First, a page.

The members of DS Lawyers have set a precedent over the past year in the Syndic de Bel Habitat inc., 2022 QCCS 111, judgment.
In this case, the firm’s clients had all entered into preliminary sales contracts under which Bel Habitat Inc. and Bel Habitat 2 Inc. (collectively “Bel Habitat“) undertook to sell them houses once they were built. Many of the firm’s clients made substantial partial payments to Bel Habitat in preparation for the construction of their real estate projects.
During the course of the project, Bel Habitat declared bankruptcy, taking with it the deposits made by our clients. Some of them had acquired the land before the bankruptcy, while others had made agreements with the trustee to have the land on which their homes were to be built transferred to them.
It is important to note that in Quebec, all new residential building contractors must adhere to a plan that guarantees the performance of their legal and contractual obligations pursuant to the Regulation respecting the guarantee plan for new residential buildings (the “Regulation“). The Garantie de construction résidentielle (“GCR“), administers such a plan to which Bel Habitat subscribed before its bankruptcy.
The partial payments by the beneficiary or the completion of the work?
In the event of a contractor’s bankruptcy, the warranty covers either the partial payments paid by the beneficiary up to $ 50,000.00 or the completion of the work, up to $ 300,000.00, if the beneficiary holds title to the property.
Prior to this judgment, GCR had always taken the position that one had to own the land on which the future residence was to be built prior to the contractor’s bankruptcy in order to be entitled to the completion of the work, regardless of the circumstances.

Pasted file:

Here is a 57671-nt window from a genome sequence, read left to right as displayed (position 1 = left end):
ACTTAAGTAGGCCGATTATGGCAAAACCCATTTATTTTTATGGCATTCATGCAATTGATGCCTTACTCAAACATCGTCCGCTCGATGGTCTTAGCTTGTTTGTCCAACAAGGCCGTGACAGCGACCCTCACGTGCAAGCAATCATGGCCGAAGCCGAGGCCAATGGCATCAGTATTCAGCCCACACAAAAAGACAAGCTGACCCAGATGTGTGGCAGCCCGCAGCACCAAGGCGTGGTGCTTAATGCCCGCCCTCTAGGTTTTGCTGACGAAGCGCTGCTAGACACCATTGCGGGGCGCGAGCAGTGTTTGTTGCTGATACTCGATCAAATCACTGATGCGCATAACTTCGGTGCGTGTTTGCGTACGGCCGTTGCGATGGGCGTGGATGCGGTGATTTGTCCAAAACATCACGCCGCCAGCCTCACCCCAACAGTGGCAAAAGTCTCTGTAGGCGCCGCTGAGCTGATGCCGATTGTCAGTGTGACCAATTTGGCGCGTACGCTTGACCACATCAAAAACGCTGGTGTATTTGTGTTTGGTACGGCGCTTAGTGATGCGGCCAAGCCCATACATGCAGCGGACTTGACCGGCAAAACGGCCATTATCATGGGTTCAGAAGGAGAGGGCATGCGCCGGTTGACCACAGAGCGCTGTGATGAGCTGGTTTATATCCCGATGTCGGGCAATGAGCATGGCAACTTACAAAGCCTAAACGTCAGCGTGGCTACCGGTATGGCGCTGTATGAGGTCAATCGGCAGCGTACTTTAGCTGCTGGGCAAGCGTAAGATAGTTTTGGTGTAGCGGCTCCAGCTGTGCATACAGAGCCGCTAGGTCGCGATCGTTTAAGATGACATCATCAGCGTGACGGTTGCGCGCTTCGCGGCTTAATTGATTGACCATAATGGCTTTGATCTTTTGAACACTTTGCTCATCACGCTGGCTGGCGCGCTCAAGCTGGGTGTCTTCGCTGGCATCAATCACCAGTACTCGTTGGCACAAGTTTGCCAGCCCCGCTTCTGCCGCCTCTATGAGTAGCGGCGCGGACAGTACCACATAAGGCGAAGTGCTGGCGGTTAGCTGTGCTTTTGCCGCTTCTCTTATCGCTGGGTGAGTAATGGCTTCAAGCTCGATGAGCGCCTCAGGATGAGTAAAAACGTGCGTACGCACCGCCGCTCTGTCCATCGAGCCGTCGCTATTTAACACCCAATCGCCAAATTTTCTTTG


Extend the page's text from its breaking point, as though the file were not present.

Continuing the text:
Furthermore, GCR claimed that it had the option, according to the Regulation, in all cases, to decide whether it wished to limit itself to reimbursing the partial payments or to carry out the work. This interpretation was even confirmed by the Quebec Court of Appeal in 2004 in the decision Garantie des bâtiments résidentiels neufs de l’APCHQ inc. v. Desindes.
However, amendments were made to the Regulation in 2013, rendering this interpretation obsolete, according to Mtre. Michèle Frenière and Mtre. Alain Paquet, lawyers specialized in construction law at DS Lawyers. They successfully argued that this discretion of GCR to refuse the completion of the work and to impose instead the reimbursement of partial payments had been excluded by these regulatory amendments.
Ultimately, the Superior Court of Quebec determined that :
- In a situation where the contractor goes bankrupt, a beneficiary will be considered to have title to the property if it was held prior to the bankruptcy or if it is acquired from the trustee after the date of bankruptcy, but not if it is acquired from a third party after the bankruptcy.
- In order for a beneficiary to claim the completion of the work, the performance of the secured contract must have reached a certain stage of completion. In cases where some work has been completed, it will be up to GCR to determine the appropriate remedy. However, in cases where no work has been done, or where only site preparation work has been done, but no construction of a building has started, the partial payments will be refunded up to $50,000.00.
- Finally, in cases where the settlement provides for completion, the administrator may not, in the exercise of his or her sole discretion, elect to refund the partial payments if this option would be disadvantageous to the beneficiary.
This judgment better protects all buyers of new homes in Quebec in the event of their contractor’s bankruptcy or non-performance of their contractor’s obligations. This decision also clarifies the stage of completion of the work required in order to benefit from the completion of the work. Finally, this decision is also important in that it eliminates the discretion that GCR claimed to have in choosing between the reimbursement of partial payments or the completion of the work, since it can no longer choose against the beneficiary.
Do not hesitate to contact the authors of this article for more information or a consultation regarding your rights and recourses in connection with breaches of contractual obligations by your contractor or for any other questions pertaining the guarantee plan for new residential buildings.